Mike Berry, director of operations at Putter’s Gaming Group, is keenly aware of what it feels like to be caught in the crossfire of the battle between Dotty’s and the Nevada Resort Assocation. The company, which operates eight Putter’s Bar & Grill locations around the Valley, is ready to open a ninth location, a shovel-ready project that any politician would be proud to take credit for. But the moratorium means that, even though they’re ready to give 20 Las Vegans steady jobs, Putter’s can’t start the paperwork, much less take applications. And potential employees aren’t the only ones suffering.
“It’s not just the people who’ll work there when it opens,” he says, “We also have to contract with people putting up the signage, landscapers, suppliers—this impacts everyone from the banks who we borrow money on down.”
He’s not the only one who’s seen the moratorium’s chilling effect on local development.
“As someone who assists people getting through that process, it’s been extremely difficult. People are losing deals every day,” says Nevada Licensing Services manager Serina Choi, whose company helps businesses navigate the sometimes-frustrating maze of liquor and gaming license approvals.
Some NLS clients haven’t been able to close pending sales because of the moratorium, while others are hesitant to move ahead in the process because they could see the business they’ve started building declared ineligible for a gaming license, or stuck in limbo.
“A lot of people who would have bought businesses haven’t.” Some bars have actually closed because potential new owners who would have been willing to buy them and keep them open have been prevented from doing so or have gotten skittish, she says. The present owners, losing money, decided that they’d take less of a loss from a closure than staying in business. That means greater economic pressure on commercial-space owners in a market already in trouble.
“Everyone’s losing,” Choi says, shaking her head.
What it means
Opening a gaming tavern in Clark County isn’t simply a matter of signing a lease and opening the doors. Getting in the business is a lengthy—and costly—process that Choi says includes up to $5,000 in application fees before the doors open, plus quarterly liquor and gaming license fees, and gross-business-revenue taxes. With the moratorium, the county and state are cutting themselves off from this revenue stream. But the damage goes beyond that immediate fiscal impact.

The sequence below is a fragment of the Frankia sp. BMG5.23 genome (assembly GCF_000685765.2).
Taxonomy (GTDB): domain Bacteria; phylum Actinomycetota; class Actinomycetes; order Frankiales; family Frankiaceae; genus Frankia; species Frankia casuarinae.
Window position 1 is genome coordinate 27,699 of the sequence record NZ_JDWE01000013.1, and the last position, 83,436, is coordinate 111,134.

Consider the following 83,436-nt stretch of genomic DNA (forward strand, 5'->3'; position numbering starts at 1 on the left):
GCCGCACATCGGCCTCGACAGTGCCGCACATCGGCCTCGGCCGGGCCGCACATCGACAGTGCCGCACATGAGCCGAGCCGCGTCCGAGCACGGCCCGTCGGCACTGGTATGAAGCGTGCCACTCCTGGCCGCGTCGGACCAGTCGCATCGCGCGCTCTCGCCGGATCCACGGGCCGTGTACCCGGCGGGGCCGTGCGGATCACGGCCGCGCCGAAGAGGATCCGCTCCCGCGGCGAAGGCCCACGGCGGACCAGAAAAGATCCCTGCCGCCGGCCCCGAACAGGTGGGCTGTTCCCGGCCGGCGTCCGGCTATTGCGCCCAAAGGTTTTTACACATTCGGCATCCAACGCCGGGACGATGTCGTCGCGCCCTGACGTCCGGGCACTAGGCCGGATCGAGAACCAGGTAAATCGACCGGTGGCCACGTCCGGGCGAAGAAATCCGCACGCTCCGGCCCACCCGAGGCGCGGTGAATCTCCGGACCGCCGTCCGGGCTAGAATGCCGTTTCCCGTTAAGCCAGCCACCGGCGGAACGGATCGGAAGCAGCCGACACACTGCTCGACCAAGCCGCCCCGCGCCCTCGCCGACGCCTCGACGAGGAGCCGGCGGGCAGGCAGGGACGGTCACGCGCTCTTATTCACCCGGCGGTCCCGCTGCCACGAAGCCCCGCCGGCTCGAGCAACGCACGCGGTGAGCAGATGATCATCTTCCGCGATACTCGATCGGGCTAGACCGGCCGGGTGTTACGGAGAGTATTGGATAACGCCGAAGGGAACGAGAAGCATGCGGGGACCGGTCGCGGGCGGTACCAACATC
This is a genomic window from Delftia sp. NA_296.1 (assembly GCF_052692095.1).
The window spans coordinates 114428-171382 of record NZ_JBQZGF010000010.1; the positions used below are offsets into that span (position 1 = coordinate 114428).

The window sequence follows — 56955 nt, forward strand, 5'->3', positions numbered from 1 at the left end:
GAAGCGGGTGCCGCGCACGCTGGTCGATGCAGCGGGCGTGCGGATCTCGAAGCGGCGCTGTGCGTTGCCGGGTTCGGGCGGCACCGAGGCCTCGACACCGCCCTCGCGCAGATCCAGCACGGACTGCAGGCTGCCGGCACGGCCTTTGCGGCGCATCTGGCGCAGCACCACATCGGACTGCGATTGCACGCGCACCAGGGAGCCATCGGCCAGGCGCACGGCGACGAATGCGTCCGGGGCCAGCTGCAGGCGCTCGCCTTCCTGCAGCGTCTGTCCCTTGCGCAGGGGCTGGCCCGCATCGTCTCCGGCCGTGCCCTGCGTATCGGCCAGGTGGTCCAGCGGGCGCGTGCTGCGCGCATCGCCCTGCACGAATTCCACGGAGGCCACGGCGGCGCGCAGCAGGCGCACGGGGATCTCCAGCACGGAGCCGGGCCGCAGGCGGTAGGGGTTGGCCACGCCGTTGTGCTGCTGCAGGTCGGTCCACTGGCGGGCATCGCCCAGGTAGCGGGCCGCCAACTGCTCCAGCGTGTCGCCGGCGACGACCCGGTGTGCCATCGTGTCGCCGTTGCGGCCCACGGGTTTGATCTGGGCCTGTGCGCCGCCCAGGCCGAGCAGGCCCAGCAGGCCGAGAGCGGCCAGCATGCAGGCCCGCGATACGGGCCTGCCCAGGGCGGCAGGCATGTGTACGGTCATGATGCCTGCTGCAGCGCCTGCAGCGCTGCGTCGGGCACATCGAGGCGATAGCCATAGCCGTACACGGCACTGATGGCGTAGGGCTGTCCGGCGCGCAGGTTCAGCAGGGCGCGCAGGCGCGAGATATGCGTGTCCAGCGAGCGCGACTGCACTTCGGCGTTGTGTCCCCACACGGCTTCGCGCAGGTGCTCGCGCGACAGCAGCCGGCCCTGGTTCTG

Mike Eide, chief operating officer of Dotty’s, shares his perspective on the long and winding road tavern operators face.
“From the day we start talking with a potential landlord or bar owner looking to sell until we open, it takes about a year,” he explains. “ If a landlord or bar owner calls us to ask if we want a space and we say yes, before we can file an application for a tavern license, we negotiate a lease. That usually takes 60 to 120 days.
“Once we have the lease, we fill out a 10-page application that the county investigates. This might take 60 to 90 days. Then, when we have our lease in hand and we’ve gone through the county, we file with gaming. That can be four to six months of getting investigated and approved. So basically, it takes about nine months of preliminaries before you can start building.”
Even if the county decided to lift the moratorium tomorrow, it will still take time before the developmental wheels start turning and the money new tavern owners will invest makes its way back to the community in the form of wages and contracts for suppliers and vendors.
“At the minimum, they’ve delayed construction of anything for at least seven or eight more months.”
That’s certainly not welcome news to the local construction industry, which has been even harder hit by the recession than gaming and hospitality, losing more than 65,000 jobs since 2007.
“Our contractors are looking for work,” Eide says, “and no one can give it to them.”
The five-month moratorium, coupled with the lingering uncertainty that a court battle over the definition of what a tavern is would bring, will likely see a continuation of the wait-and-see approach for some would-be tavern operators. And those who aren’t currently in compliance with the new law will have some tough choices to make.
“It’s heartbreaking,” Choi says, “to see people who’ve invested their entire lives now having to worried that they might be put out of business.”
At the end of the day, some parties have gotten what they wanted—changed rules that will put one style of operation out of business—but the overall costs will be borne by many more people than one or two operators. With Las Vegans currently wondering why more businesses won’t relocate here, a close look at exactly what’s transpired since December might be a good place to start.